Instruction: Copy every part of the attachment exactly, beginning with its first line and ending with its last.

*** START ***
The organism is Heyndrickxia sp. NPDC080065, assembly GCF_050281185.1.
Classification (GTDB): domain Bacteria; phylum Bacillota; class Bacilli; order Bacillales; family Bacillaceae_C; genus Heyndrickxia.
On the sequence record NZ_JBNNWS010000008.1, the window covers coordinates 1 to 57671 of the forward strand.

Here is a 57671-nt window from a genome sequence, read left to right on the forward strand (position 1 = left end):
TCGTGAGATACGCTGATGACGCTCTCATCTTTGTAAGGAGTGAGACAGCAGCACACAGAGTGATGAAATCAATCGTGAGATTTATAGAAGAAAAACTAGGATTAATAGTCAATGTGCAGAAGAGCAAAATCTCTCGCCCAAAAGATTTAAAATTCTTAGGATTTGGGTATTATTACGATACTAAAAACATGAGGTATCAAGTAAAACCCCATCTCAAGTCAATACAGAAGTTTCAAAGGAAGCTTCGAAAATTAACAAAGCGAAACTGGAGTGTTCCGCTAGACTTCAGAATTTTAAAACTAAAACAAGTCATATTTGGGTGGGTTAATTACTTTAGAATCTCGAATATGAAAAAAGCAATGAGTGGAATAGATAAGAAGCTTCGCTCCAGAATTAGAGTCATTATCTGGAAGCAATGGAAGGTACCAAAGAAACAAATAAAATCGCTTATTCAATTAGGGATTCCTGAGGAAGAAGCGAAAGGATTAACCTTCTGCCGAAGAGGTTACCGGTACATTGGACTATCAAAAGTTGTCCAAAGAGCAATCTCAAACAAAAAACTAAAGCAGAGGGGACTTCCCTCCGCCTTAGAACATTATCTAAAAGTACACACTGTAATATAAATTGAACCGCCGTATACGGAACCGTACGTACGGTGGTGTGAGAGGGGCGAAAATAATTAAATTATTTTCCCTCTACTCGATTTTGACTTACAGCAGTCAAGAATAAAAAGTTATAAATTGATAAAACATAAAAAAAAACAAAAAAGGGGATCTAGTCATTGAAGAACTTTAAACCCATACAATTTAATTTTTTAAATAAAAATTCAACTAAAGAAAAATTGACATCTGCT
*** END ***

The organism is Heyndrickxia sp. NPDC080065, assembly GCF_050281185.1.
Classification (GTDB): domain Bacteria; phylum Bacillota; class Bacilli; order Bacillales; family Bacillaceae_C; genus Heyndrickxia.
On the sequence record NZ_JBNNWS010000008.1, the window covers coordinates 1 to 57671 of the forward strand.

Here is a 57671-nt window from a genome sequence, read left to right on the forward strand (position 1 = left end):
TCGTGAGATACGCTGATGACGCTCTCATCTTTGTAAGGAGTGAGACAGCAGCACACAGAGTGATGAAATCAATCGTGAGATTTATAGAAGAAAAACTAGGATTAATAGTCAATGTGCAGAAGAGCAAAATCTCTCGCCCAAAAGATTTAAAATTCTTAGGATTTGGGTATTATTACGATACTAAAAACATGAGGTATCAAGTAAAACCCCATCTCAAGTCAATACAGAAGTTTCAAAGGAAGCTTCGAAAATTAACAAAGCGAAACTGGAGTGTTCCGCTAGACTTCAGAATTTTAAAACTAAAACAAGTCATATTTGGGTGGGTTAATTACTTTAGAATCTCGAATATGAAAAAAGCAATGAGTGGAATAGATAAGAAGCTTCGCTCCAGAATTAGAGTCATTATCTGGAAGCAATGGAAGGTACCAAAGAAACAAATAAAATCGCTTATTCAATTAGGGATTCCTGAGGAAGAAGCGAAAGGATTAACCTTCTGCCGAAGAGGTTACCGGTACATTGGACTATCAAAAGTTGTCCAAAGAGCAATCTCAAACAAAAAACTAAAGCAGAGGGGACTTCCCTCCGCCTTAGAACATTATCTAAAAGTACACACTGTAATATAAATTGAACCGCCGTATACGGAACCGTACGTACGGTGGTGTGAGAGGGGCGAAAATAATTAAATTATTTTCCCTCTACTCGATTTTGACTTACAGCAGTCAAGAATAAAAAGTTATAAATTGATAAAACATAAAAAAAAACAAAAAAGGGGATCTAGTCATTGAAGAACTTTAAACCCATACAATTTAATTTTTTAAATAAAAATTCAACTAAAGAAAAATTGACATCTGCT